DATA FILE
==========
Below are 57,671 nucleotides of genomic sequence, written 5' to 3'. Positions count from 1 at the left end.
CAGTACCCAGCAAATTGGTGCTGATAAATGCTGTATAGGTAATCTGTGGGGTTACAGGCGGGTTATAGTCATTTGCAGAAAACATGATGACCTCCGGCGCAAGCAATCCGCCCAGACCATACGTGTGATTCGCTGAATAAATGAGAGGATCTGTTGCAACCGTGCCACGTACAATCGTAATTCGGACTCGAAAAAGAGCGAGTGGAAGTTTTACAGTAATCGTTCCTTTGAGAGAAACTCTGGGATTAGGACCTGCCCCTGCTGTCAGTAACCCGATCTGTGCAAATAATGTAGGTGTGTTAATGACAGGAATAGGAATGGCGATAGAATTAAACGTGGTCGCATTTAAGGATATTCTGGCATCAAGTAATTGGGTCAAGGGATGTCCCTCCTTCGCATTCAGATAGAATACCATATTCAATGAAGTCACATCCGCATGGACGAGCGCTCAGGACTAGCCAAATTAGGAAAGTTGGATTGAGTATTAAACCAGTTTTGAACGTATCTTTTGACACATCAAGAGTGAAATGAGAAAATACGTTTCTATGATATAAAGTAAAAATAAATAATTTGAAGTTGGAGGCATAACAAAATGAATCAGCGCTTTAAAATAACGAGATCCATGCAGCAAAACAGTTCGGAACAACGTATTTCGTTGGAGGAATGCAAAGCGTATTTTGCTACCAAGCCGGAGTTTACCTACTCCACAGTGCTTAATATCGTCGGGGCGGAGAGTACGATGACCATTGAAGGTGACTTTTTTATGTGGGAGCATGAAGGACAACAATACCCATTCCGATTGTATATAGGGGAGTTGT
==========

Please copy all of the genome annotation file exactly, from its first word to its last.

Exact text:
Below are 57,671 nucleotides of genomic sequence, written 5' to 3'. Positions count from 1 at the left end.
CAGTACCCAGCAAATTGGTGCTGATAAATGCTGTATAGGTAATCTGTGGGGTTACAGGCGGGTTATAGTCATTTGCAGAAAACATGATGACCTCCGGCGCAAGCAATCCGCCCAGACCATACGTGTGATTCGCTGAATAAATGAGAGGATCTGTTGCAACCGTGCCACGTACAATCGTAATTCGGACTCGAAAAAGAGCGAGTGGAAGTTTTACAGTAATCGTTCCTTTGAGAGAAACTCTGGGATTAGGACCTGCCCCTGCTGTCAGTAACCCGATCTGTGCAAATAATGTAGGTGTGTTAATGACAGGAATAGGAATGGCGATAGAATTAAACGTGGTCGCATTTAAGGATATTCTGGCATCAAGTAATTGGGTCAAGGGATGTCCCTCCTTCGCATTCAGATAGAATACCATATTCAATGAAGTCACATCCGCATGGACGAGCGCTCAGGACTAGCCAAATTAGGAAAGTTGGATTGAGTATTAAACCAGTTTTGAACGTATCTTTTGACACATCAAGAGTGAAATGAGAAAATACGTTTCTATGATATAAAGTAAAAATAAATAATTTGAAGTTGGAGGCATAACAAAATGAATCAGCGCTTTAAAATAACGAGATCCATGCAGCAAAACAGTTCGGAACAACGTATTTCGTTGGAGGAATGCAAAGCGTATTTTGCTACCAAGCCGGAGTTTACCTACTCCACAGTGCTTAATATCGTCGGGGCGGAGAGTACGATGACCATTGAAGGTGACTTTTTTATGTGGGAGCATGAAGGACAACAATACCCATTCCGATTGTATATAGGGGAGTTGT